Ira Brodsky is co-author with Scott Cleland of the new book Search & Destroy: Why You Can’t Trust Google Inc. Visit SearchAndDestroyBook.com.
Tuesday, September 13. 2011
My OpEd at the Daily Caller:
Google recently agreed to forfeit $500 million to avoid prosecution for knowingly accepting illegal advertisements from online Canadian pharmacies. According to the U.S. Department of Justice, Google knew as early as 2003 that the pharmacies were promoting illegal importation of drugs, yet it continued to accept the ads and provide customer support to the advertisers through 2009.
Saturday, July 23. 2011
An article in Today's Wall Street Journal describes how Google has been using customer reviews from other sites to beef up its Google Places service:
Google Inc. has made changes to the way its search engine displays information about local businesses, a move that follows the disclosure of a U.S. antitrust investigation of its business practices.
I don't know how to describe this as anything other than stealing. Note also the allegation that Google manipulates search results to favor Google Places. (That Google doctors what it claims to be "unbiased" search results was publicly admitted by a top Google executive quite some time ago.) You can read the rest here.
Friday, July 22. 2011
This is the third in a series of posts about Search & Destroy: Why You Can’t Trust Google Inc.
Steve Jobs said that "Don't Be Evil" is BS. But he either couldn't or wouldn't say why. Hope my Op-Ed at the American Thinker helps:
Google is once again demonstrating that it treats others in ways that it does not want to be treated. Google is requiring users of its latest social networking service, Google+, to have public profiles. Meanwhile, top Google executives are taking advantage of a hidden Google+ feature to enjoy greater privacy.
Saturday, July 16. 2011
This is the second in a series of posts about Search & Destroy: Why You Can’t Trust Google Inc.
I am amazed at how willing some people are to totally ditch their privacy for "more relevant ads." I'm willing to give up a little privacy for more relevant ads in specific areas. But forfeiting all privacy means forfeiting safety, individuality, and even free expression. And always receiving "more relevant ads" is like donning blinders.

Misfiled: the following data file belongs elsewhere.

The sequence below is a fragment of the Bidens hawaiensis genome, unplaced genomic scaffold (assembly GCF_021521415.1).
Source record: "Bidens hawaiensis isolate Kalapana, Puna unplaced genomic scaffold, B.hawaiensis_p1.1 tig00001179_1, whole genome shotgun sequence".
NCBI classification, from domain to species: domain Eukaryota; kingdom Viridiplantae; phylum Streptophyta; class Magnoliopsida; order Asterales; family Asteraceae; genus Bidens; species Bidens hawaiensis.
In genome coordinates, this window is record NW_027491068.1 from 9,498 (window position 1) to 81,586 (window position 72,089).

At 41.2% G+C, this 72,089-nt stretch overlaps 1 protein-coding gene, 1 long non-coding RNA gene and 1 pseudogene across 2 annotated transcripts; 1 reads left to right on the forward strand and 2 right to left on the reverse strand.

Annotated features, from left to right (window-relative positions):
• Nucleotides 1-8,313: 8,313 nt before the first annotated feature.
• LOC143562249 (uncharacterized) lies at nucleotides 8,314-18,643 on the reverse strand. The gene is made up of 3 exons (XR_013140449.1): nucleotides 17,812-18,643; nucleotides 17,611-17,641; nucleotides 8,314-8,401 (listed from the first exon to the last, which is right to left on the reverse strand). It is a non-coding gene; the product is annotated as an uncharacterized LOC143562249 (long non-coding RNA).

I confess that during the 1990s I was leery of privacy activists. At that time the issue was whether individual websites should be allowed to recognize returning users and track how they used their sites. It struck me as counterproductive to prevent websites from leveraging personalization technology. Plus, privacy activists seemed to be calling for government intervention in a market offering consumers more and more choices.
However, things have changed. With retail and wholesale search, embedded YouTube videos, and Google Analytics—to name just a few—Google can track you almost everywhere you go on the Web. I don't mind being recognized by Amazon.com and being presented book recommendations. But I don't want to be tracked everywhere and at all times. Nor do I only want to see ads that reinforce my existing interests and likes. (Advertising is a great way to spur new interests.)
I've learned that privacy is important. Without privacy, you can’t be who you want, because you are forced to reveal everything. Without privacy, there’s little opportunity for independent thought or dissent, because your ideas are immediately subjected to public scrutiny. Without privacy, there can be no human dignity, because others can barge in on you whenever they like.
Here's the kicker: You cannot establish and maintain your personal identity without privacy. Your account numbers, user IDs, passwords, and phone numbers are your private property. Keeping that information confidential is not only legitimate, it’s necessary for your safety.